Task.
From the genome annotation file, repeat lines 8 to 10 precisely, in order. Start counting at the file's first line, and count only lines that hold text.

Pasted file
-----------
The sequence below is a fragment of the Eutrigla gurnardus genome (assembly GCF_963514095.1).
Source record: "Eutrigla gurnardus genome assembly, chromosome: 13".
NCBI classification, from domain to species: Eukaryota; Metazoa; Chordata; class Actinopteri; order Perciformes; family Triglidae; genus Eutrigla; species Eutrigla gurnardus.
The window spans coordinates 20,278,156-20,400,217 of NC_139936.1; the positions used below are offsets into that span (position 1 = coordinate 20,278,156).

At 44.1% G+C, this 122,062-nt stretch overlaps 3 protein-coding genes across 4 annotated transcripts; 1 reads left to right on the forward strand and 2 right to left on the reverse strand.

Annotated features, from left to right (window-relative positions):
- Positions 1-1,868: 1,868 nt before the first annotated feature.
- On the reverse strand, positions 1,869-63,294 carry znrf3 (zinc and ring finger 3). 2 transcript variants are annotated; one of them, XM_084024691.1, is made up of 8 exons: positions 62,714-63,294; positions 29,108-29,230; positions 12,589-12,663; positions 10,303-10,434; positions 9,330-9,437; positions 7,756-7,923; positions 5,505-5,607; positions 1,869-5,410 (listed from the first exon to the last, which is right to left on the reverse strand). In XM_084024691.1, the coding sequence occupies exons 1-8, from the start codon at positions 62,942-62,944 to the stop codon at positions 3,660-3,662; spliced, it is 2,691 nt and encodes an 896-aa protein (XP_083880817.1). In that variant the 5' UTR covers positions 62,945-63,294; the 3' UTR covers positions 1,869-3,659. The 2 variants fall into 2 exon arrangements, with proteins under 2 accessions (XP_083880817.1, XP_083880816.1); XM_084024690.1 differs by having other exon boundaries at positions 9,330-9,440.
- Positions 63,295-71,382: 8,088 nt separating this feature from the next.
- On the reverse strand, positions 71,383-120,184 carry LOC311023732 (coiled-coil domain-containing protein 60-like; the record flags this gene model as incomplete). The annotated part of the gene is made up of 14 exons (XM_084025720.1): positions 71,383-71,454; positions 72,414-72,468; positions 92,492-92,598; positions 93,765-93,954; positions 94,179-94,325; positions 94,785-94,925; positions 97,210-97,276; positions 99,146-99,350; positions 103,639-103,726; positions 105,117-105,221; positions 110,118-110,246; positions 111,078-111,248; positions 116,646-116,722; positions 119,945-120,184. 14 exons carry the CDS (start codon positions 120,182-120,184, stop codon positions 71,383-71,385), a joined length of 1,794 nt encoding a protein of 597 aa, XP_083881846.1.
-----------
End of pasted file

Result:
- On the reverse strand, positions 1,869-63,294 carry znrf3 (zinc and ring finger 3). 2 transcript variants are annotated; one of them, XM_084024691.1, is made up of 8 exons: positions 62,714-63,294; positions 29,108-29,230; positions 12,589-12,663; positions 10,303-10,434; positions 9,330-9,437; positions 7,756-7,923; positions 5,505-5,607; positions 1,869-5,410 (listed from the first exon to the last, which is right to left on the reverse strand). In XM_084024691.1, the coding sequence occupies exons 1-8, from the start codon at positions 62,942-62,944 to the stop codon at positions 3,660-3,662; spliced, it is 2,691 nt and encodes an 896-aa protein (XP_083880817.1). In that variant the 5' UTR covers positions 62,945-63,294; the 3' UTR covers positions 1,869-3,659. The 2 variants fall into 2 exon arrangements, with proteins under 2 accessions (XP_083880817.1, XP_083880816.1); XM_084024690.1 differs by having other exon boundaries at positions 9,330-9,440.
- Positions 63,295-71,382: 8,088 nt separating this feature from the next.
- On the reverse strand, positions 71,383-120,184 carry LOC311023732 (coiled-coil domain-containing protein 60-like; the record flags this gene model as incomplete). The annotated part of the gene is made up of 14 exons (XM_084025720.1): positions 71,383-71,454; positions 72,414-72,468; positions 92,492-92,598; positions 93,765-93,954; positions 94,179-94,325; positions 94,785-94,925; positions 97,210-97,276; positions 99,146-99,350; positions 103,639-103,726; positions 105,117-105,221; positions 110,118-110,246; positions 111,078-111,248; positions 116,646-116,722; positions 119,945-120,184. 14 exons carry the CDS (start codon positions 120,182-120,184, stop codon positions 71,383-71,385), a joined length of 1,794 nt encoding a protein of 597 aa, XP_083881846.1.